When it came time to rebuild my personal site I knew I wanted to run it on a static site generator. There are innumerable benefits to this approach, including low maintenance overhead, lots of room for customization, less security concerns, and mostly free hosting. A lot more can be said on the benefits, but ultimately it seemed like the best approach for a website that I wanted to last for at least ten years.

The only thing I had to do was pick out which one I wanted to use. This proved more challenging than I thought.

First Attempt: Hugo

One of the first things I did was go over to staticgen to see what some of the most popular generators were. I had used Jekyll and Hexo in the past, but I wanted to see if there was something more modern that would take me to 2030. Enter Hugo. Besides the two React based libraries (I’m more familiar w/ the Vue ecosystem), Hugo seemed to be the clear winner in terms of popularity. I decided to give it a try.

The first thing I did was try the quickstart, after all, who wants to do the slow start? I got the library installed fairly quickly, downloaded the sample template, and had a local instance running in short order.

This was very promising, and from my experience w/ other generators, I assumed I was close to being productive in the environment. I grabbed a minimalist template I could use as a base, and went to work re-building my site. Or tried to at least.

What followed was several hours of running around in circles, trying to figure out what the heck was going on. I started by trying to get Hugo to compile my own custom Sass file, which the docs had clear instructions for. This took nearly an hour, as I had to create a custom ‘assets’ directory in two places, one for the theme, and one for my local. What I didn’t realize then, and that made this more complicated, was that editing the theme itself probably wasn’t a good idea.

After an hour of frustrating debugging, I decided maybe it was time to take a step back and read through the docs more carefully (the “slow start”). First I tried the direct way, reading them sequentially. This approach quickly got shelved, as there was just too much information. You shouldn’t need to read all the docs to get to basic proficiency, especially for a simple use case like mine.

Next I looked for a medium weight tutorial, something between “quick start” and “read all of the documentation”. This was surprisingly hard to find. Most of the tutorials (and the only one on the main site) were the equivalent of downloading a theme and getting it running. The one or two more detailed tutorials I found were more strongly weighted towards “read all of the documentation”, which was not what I wanted.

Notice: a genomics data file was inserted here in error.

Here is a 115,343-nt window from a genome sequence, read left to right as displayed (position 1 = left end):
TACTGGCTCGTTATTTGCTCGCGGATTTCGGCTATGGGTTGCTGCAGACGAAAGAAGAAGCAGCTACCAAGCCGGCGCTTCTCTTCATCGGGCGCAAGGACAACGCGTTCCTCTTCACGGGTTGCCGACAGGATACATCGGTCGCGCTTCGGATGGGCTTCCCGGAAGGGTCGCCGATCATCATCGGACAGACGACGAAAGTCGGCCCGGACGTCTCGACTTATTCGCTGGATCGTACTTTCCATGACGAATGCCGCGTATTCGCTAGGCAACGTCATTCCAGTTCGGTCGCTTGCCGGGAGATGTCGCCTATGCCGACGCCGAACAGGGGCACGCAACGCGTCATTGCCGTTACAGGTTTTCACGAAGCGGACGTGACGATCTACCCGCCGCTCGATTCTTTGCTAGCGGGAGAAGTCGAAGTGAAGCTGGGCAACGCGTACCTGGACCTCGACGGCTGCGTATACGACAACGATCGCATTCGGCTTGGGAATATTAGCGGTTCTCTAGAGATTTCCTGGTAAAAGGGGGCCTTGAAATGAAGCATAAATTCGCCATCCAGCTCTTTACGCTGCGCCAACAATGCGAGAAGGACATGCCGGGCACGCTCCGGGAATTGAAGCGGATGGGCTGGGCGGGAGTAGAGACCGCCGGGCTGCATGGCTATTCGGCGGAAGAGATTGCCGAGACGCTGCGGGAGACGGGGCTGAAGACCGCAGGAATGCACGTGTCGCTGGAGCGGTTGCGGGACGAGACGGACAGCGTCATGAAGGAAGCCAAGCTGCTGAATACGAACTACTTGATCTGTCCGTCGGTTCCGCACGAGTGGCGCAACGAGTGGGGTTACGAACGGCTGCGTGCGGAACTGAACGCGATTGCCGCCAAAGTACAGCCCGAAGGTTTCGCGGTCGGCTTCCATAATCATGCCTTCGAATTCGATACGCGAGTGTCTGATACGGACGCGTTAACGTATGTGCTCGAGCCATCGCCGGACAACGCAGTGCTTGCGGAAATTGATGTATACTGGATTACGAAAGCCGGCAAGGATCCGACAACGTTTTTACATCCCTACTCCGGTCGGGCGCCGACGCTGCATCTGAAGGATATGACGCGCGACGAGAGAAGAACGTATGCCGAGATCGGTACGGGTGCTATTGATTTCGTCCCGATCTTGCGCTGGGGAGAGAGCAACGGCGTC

In the process of hunting for tutorials, I stumbled across this comment from a contributor on the discourse board:

“Development in Hugo happens fairly rapidly … I think that is the main reason there isn’t a book or anything. It would be outdated in a few weeks.”

Wow. That certainly opened my eyes. Remember, I’m trying to build something that will last for years. I don’t want to use a library that will require me to make updates every couple of months, or even every year.

A Bumpy Road

After reading that, I did more research and found that I was not alone in my frustration. There were a number of people who had issues getting Hugo setup, and many who advised steering clear entirely. Many feature comparisons noted that while it was extremely fast, ease of use was not great, especially if you’re not familiar with golang (which I am not). Reading more opinions, and then trying to parse more of the docs, made me decide to throw in the towel.

What went wrong? First, my use case was not the most common one. I wanted to build my own template, mostly from scratch, instead of just plugging in an existing theme. If I had not wanted to do much customization the task would have been much easier.

The other big factor was documentation. There could be a better intermediate tutorial for folks who want to do more than run a template (the Jekyll tutorial is great). Maybe it exists, but I didn’t find it, and it’s not in the official docs. Starting down the wrong path was incredibly frustrating, and I can only think that if I had been pointed in the right direction earlier, maybe I would still be using it now.

Choosing Jekyll

In the end I went with Jekyll. It has been around since 2008, has wide support, and most importantly, isn’t changing a lot. When I dove in again I recognized most of the features from the last time I used it, years ago. Even the documentation seemed mostly unchanged, with an easy to find mid-level tutorial that walked you through many of the core features.

Even though it is not the most fully featured or most popular static site generator (this is splitting hairs - it is very popular), Jekyll fit my needs perfectly. In ten years maybe my needs will change, but for now I am hopeful this will last.

A good lesson to remember here is that stars, likes, and mentions are not everything. Especially in the world of static site generators, when there are so many good options, reading comparisons and reviews is a great idea. As always, a little bit of research beforehand can save hours of development time.